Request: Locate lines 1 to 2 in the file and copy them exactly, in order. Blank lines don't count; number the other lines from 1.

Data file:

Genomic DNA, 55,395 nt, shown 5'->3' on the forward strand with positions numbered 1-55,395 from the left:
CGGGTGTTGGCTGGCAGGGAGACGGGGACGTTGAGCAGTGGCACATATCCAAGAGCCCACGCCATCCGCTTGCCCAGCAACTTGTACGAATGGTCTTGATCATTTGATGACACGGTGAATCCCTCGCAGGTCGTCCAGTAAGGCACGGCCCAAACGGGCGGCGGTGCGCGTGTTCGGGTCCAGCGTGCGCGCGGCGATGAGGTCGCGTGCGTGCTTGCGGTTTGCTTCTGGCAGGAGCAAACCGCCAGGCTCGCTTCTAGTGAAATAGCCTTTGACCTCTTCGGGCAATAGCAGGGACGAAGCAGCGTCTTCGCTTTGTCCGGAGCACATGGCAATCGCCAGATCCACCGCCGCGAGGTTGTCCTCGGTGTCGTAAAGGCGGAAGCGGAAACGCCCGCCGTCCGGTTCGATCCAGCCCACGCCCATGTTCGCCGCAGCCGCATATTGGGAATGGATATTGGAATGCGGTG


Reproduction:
Genomic DNA, 55,395 nt, shown 5'->3' on the forward strand with positions numbered 1-55,395 from the left:
CGGGTGTTGGCTGGCAGGGAGACGGGGACGTTGAGCAGTGGCACATATCCAAGAGCCCACGCCATCCGCTTGCCCAGCAACTTGTACGAATGGTCTTGATCATTTGATGACACGGTGAATCCCTCGCAGGTCGTCCAGTAAGGCACGGCCCAAACGGGCGGCGGTGCGCGTGTTCGGGTCCAGCGTGCGCGCGGCGATGAGGTCGCGTGCGTGCTTGCGGTTTGCTTCTGGCAGGAGCAAACCGCCAGGCTCGCTTCTAGTGAAATAGCCTTTGACCTCTTCGGGCAATAGCAGGGACGAAGCAGCGTCTTCGCTTTGTCCGGAGCACATGGCAATCGCCAGATCCACCGCCGCGAGGTTGTCCTCGGTGTCGTAAAGGCGGAAGCGGAAACGCCCGCCGTCCGGTTCGATCCAGCCCACGCCCATGTTCGCCGCAGCCGCATATTGGGAATGGATATTGGAATGCGGTG